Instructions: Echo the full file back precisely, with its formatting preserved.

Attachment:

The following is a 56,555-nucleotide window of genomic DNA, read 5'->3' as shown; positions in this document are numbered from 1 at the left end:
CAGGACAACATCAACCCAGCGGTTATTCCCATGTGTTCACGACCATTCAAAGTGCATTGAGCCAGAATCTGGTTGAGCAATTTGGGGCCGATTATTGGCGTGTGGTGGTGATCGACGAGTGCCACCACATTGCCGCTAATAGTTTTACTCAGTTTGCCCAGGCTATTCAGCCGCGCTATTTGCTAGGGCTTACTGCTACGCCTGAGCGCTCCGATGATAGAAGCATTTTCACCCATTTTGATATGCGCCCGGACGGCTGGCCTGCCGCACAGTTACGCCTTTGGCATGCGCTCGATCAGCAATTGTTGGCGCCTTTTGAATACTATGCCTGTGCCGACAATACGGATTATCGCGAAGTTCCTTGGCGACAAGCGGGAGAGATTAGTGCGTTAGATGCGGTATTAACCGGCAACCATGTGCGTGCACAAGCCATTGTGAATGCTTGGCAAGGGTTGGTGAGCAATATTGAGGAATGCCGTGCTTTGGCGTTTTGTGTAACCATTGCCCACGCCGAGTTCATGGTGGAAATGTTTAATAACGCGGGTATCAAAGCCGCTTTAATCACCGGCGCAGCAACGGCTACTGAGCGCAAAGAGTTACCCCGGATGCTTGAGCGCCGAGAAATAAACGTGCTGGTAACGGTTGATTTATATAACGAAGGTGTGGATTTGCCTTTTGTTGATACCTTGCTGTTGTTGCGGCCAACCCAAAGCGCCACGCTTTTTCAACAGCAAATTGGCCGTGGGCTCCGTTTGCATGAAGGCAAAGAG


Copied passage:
The following is a 56,555-nucleotide window of genomic DNA, read 5'->3' as shown; positions in this document are numbered from 1 at the left end:
CAGGACAACATCAACCCAGCGGTTATTCCCATGTGTTCACGACCATTCAAAGTGCATTGAGCCAGAATCTGGTTGAGCAATTTGGGGCCGATTATTGGCGTGTGGTGGTGATCGACGAGTGCCACCACATTGCCGCTAATAGTTTTACTCAGTTTGCCCAGGCTATTCAGCCGCGCTATTTGCTAGGGCTTACTGCTACGCCTGAGCGCTCCGATGATAGAAGCATTTTCACCCATTTTGATATGCGCCCGGACGGCTGGCCTGCCGCACAGTTACGCCTTTGGCATGCGCTCGATCAGCAATTGTTGGCGCCTTTTGAATACTATGCCTGTGCCGACAATACGGATTATCGCGAAGTTCCTTGGCGACAAGCGGGAGAGATTAGTGCGTTAGATGCGGTATTAACCGGCAACCATGTGCGTGCACAAGCCATTGTGAATGCTTGGCAAGGGTTGGTGAGCAATATTGAGGAATGCCGTGCTTTGGCGTTTTGTGTAACCATTGCCCACGCCGAGTTCATGGTGGAAATGTTTAATAACGCGGGTATCAAAGCCGCTTTAATCACCGGCGCAGCAACGGCTACTGAGCGCAAAGAGTTACCCCGGATGCTTGAGCGCCGAGAAATAAACGTGCTGGTAACGGTTGATTTATATAACGAAGGTGTGGATTTGCCTTTTGTTGATACCTTGCTGTTGTTGCGGCCAACCCAAAGCGCCACGCTTTTTCAACAGCAAATTGGCCGTGGGCTCCGTTTGCATGAAGGCAAAGAG